OK, it’s probably impossible to prevent your rental from ever getting a little bit of mould from time to time, especially if your tenants don’t take care to avoid excessive condensation and they don’t clean bathrooms thoroughly, but you can design a property that is at least mould resistant. Here’s how:
- Use anti-mould paint in the bathroom, like this one.
It promises to keep walls and ceilings mould-free for 6 years.
- Use large tiles in the bathroom to cut down on the amount of grout used, as this attracts mould. Alternatively, use wipe clean ceiling and wall panels, which don’t have any grout between so are easier to keep clean and stay free from mould. Apparently these ones can be fitted over existing tiles, you don’t need a (expensive) tiler to install them and they attract less condensation than tiles.
- If you do use tiles, use dark grout between them and dark sealant around baths, showers and sinks. This won’t guarantee you a mould-free property, but it will make the mould less unsightly! Dark tiles like these work with darker grout, but you can even use dark grout with contrasting paler tiles.
- Install an extractor fan and encourage tenants to use the fan rather than opening the window as this will be more efficient at evacuating steam – leaving a window open in the winter will allow cold air to enter, increasing condensation. In small bathrooms or those that are especially cold, install a humidity sensor fan, like this, which will continue to run while ever there is moisture in the air.
- Make sure there is a radiator or other heat source in the bathroom and encourage the tenants to heat the property – or at least the bathroom – thoroughly. If damp becomes an issue, it might be sensible to offer to include the gas bill in the rent to make sure tenants don’t avoid heating the property to save money (you could always cap the amount you’ll pay if bills become excessive, or decide the bills are worth it for a mould-free property, you choose!)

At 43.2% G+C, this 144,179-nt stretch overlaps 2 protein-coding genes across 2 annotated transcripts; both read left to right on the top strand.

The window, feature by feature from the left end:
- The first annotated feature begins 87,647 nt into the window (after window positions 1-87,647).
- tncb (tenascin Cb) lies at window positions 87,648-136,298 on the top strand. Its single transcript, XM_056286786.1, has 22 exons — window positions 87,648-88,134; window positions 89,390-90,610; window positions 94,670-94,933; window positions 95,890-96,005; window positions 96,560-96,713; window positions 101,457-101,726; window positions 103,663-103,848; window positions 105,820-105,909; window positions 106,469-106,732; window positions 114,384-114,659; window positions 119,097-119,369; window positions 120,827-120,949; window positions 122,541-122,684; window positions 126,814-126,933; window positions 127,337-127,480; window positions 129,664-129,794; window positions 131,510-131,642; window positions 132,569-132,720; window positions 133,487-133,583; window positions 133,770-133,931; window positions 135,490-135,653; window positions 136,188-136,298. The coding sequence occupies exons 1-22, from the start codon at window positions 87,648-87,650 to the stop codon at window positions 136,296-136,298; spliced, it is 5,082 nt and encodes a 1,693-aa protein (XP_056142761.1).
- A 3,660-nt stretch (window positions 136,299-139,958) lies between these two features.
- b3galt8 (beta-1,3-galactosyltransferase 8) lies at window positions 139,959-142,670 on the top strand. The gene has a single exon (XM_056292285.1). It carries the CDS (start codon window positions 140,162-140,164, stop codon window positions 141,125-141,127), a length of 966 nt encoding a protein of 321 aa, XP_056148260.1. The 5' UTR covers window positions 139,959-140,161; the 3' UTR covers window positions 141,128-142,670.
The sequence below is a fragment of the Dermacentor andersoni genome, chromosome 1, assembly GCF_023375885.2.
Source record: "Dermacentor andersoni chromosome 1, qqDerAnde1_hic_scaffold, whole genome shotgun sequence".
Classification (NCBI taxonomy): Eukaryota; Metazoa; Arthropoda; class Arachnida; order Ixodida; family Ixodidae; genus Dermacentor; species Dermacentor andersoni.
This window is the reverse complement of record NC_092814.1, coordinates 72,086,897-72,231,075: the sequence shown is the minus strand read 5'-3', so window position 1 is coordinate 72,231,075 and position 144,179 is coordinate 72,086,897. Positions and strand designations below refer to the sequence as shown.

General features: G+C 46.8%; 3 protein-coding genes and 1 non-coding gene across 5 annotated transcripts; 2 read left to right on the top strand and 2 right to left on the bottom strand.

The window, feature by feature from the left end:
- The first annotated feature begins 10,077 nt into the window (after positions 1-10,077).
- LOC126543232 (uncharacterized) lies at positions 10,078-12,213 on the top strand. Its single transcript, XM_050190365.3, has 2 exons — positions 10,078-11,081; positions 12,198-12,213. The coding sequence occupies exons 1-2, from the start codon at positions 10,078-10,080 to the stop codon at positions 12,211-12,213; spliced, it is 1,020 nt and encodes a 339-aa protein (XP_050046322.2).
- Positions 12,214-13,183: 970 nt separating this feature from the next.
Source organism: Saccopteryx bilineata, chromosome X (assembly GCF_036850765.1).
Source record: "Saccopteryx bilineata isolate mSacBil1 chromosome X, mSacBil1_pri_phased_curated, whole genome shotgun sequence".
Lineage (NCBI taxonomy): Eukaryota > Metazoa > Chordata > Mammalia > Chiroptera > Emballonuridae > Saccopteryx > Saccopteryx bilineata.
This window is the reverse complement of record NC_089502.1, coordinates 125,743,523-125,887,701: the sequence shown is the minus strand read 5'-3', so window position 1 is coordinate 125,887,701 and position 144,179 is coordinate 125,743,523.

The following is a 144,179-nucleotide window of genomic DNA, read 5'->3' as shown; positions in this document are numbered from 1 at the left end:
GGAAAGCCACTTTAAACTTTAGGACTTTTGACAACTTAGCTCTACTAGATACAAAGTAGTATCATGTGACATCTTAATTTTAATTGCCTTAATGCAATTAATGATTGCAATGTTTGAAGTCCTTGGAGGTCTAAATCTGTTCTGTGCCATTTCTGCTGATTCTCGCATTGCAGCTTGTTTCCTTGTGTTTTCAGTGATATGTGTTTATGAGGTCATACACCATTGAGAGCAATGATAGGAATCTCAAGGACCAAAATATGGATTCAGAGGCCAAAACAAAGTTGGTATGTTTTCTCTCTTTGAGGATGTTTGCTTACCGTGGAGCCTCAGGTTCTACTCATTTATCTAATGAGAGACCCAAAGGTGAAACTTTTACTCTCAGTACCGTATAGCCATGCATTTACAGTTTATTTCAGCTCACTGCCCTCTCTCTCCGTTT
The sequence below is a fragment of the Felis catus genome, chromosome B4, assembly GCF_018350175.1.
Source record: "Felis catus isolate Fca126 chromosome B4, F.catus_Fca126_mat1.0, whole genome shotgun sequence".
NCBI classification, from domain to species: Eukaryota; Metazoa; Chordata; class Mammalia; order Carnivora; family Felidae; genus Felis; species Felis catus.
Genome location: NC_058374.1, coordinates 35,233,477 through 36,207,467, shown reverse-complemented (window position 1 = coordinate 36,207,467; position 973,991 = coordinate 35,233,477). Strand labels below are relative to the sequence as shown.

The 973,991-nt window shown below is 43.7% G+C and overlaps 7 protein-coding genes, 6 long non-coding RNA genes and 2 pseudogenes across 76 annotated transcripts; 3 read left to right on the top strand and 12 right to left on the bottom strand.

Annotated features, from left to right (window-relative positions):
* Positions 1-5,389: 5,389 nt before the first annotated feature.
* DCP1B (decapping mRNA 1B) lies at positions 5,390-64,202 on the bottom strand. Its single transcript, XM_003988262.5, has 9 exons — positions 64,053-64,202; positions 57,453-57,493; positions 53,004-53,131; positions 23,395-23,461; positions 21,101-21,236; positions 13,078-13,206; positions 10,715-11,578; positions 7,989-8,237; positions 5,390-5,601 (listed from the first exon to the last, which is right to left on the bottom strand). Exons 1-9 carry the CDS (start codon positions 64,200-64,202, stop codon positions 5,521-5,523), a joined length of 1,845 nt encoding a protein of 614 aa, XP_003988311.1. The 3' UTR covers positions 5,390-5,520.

- Warn tenants that drying clothes on radiators could cause condensation and mould. If they do this, they must open windows. To avoid it, consider installing a tumble dryer (although this will increase their energy bills).
- Discourage tenants from leaving products such as shampoo bottles and soap on the edges of baths and showers, which will attract mould, by providing adequate storage. Give them a shower squeege too to stop water from pooling at the side of the bath or shower tray.
- Avoid positioning beds against outside walls because if any fabric rests against a cold wall, it will grow mould. For the same reason, warn tenants not to leave bags etc resting against walls for long periods.
- Remind tenants to routinely ventilate rooms and open curtains daily – mould loves the dark!
If you do get mould, it can easily be cleaned with diluted bleach, or with Dettol Mould & Mildew remover but, as they say, prevention is better than cure!
Do you have any tips for a mould-free property? If so, we’d love to hear them!